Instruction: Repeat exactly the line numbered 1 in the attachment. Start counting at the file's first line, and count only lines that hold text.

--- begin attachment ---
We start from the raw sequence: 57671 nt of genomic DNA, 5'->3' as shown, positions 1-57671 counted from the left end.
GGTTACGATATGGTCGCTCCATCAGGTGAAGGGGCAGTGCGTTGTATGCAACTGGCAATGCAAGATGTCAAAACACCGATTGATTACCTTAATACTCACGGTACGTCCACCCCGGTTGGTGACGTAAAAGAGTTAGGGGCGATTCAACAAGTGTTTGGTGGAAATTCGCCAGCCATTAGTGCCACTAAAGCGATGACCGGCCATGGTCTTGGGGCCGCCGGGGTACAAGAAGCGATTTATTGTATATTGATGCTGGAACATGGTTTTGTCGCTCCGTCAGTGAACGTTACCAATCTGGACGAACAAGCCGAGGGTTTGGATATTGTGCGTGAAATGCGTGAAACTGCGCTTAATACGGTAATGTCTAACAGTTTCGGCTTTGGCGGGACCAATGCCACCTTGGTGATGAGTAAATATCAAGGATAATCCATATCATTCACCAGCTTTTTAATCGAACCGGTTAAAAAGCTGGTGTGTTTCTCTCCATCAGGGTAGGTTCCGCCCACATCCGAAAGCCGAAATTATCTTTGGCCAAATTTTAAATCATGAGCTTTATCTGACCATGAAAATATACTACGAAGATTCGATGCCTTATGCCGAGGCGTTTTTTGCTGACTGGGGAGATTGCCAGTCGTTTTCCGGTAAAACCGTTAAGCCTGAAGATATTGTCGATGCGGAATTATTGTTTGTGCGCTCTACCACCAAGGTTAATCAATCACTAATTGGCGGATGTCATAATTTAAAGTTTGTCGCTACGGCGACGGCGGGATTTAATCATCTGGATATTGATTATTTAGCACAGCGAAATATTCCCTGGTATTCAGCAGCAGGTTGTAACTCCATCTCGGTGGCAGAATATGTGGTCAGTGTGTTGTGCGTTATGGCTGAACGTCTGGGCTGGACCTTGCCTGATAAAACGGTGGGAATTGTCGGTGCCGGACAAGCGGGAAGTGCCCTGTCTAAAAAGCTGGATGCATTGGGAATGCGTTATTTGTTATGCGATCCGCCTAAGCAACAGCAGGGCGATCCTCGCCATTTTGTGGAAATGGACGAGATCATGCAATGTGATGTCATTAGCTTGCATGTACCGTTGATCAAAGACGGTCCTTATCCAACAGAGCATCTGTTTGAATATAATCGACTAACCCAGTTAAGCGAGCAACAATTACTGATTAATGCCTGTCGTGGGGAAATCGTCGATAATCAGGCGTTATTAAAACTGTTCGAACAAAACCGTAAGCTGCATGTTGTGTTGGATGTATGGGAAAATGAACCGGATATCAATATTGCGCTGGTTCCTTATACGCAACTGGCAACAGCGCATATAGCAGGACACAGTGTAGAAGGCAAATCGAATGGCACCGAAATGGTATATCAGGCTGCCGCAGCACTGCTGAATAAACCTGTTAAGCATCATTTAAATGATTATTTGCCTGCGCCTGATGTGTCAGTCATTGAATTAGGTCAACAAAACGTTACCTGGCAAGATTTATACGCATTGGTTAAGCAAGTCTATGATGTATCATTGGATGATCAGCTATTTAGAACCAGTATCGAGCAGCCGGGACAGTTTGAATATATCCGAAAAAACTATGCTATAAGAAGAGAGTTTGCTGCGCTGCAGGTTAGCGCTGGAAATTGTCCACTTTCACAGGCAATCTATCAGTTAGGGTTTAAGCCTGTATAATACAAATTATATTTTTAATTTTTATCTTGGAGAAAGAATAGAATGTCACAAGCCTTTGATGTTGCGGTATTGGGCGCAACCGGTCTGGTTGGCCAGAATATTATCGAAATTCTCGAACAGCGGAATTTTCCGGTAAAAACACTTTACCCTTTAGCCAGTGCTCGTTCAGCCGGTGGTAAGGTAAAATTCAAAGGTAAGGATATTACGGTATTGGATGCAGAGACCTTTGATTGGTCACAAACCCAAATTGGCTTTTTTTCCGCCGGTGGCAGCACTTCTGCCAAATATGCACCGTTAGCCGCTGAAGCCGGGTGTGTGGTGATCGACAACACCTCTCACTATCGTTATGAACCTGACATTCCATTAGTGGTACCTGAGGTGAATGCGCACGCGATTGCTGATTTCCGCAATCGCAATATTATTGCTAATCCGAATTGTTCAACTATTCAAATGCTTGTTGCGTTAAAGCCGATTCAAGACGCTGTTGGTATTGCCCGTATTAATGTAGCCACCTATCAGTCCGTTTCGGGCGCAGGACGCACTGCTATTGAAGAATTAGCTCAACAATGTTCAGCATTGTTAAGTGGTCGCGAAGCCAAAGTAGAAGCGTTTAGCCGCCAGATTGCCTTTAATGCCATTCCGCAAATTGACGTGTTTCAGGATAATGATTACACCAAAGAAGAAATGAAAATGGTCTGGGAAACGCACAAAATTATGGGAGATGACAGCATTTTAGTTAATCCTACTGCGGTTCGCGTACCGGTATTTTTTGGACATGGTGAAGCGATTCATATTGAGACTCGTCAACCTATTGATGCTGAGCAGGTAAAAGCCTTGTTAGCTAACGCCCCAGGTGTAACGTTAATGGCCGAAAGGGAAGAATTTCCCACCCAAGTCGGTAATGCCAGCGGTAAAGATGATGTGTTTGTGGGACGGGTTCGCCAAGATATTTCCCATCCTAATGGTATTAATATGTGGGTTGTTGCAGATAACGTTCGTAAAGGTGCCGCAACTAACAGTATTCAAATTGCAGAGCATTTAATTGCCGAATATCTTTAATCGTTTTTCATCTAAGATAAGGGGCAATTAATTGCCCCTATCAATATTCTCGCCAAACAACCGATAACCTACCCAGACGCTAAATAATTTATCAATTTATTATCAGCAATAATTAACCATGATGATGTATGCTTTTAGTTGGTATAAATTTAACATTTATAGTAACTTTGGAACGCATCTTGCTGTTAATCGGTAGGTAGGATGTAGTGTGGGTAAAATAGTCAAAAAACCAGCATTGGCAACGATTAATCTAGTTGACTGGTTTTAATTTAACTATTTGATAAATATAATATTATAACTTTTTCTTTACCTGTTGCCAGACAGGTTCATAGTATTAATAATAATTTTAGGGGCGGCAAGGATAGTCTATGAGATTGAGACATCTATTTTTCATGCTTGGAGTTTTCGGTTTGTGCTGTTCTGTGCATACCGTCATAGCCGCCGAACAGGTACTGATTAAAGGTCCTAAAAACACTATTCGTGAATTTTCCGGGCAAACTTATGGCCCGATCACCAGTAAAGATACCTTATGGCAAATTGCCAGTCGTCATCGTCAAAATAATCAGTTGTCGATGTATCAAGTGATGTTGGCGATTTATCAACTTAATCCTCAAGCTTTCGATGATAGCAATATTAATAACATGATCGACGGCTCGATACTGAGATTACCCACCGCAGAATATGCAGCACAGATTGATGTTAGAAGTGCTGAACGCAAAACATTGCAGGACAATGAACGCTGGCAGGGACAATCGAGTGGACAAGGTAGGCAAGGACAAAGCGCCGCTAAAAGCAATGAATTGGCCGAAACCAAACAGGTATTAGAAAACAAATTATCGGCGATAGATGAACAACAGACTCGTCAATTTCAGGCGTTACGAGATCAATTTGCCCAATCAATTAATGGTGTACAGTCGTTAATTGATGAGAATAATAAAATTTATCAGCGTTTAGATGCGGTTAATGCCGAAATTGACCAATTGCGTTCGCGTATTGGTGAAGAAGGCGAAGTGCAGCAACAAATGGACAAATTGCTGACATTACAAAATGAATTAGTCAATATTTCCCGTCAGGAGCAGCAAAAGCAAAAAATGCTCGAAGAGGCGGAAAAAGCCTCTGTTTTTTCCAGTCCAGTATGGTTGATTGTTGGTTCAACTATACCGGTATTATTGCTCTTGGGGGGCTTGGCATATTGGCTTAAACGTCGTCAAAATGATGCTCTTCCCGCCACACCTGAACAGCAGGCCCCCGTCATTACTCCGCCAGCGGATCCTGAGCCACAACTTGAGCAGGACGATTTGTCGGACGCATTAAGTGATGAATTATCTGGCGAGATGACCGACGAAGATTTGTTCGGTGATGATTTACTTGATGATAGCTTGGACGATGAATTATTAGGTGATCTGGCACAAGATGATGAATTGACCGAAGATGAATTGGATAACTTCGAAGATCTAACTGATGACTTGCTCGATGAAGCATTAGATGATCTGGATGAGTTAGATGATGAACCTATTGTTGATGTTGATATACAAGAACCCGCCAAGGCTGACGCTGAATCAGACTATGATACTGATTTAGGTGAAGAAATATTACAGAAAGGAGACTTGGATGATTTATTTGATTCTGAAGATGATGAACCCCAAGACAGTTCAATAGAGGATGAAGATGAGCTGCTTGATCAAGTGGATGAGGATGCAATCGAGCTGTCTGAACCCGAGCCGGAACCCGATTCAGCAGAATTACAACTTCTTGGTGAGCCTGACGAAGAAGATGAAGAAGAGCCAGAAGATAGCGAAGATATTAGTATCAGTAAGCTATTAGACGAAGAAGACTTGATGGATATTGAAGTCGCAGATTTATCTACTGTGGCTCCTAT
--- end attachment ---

We start from the raw sequence: 57671 nt of genomic DNA, 5'->3' as shown, positions 1-57671 counted from the left end.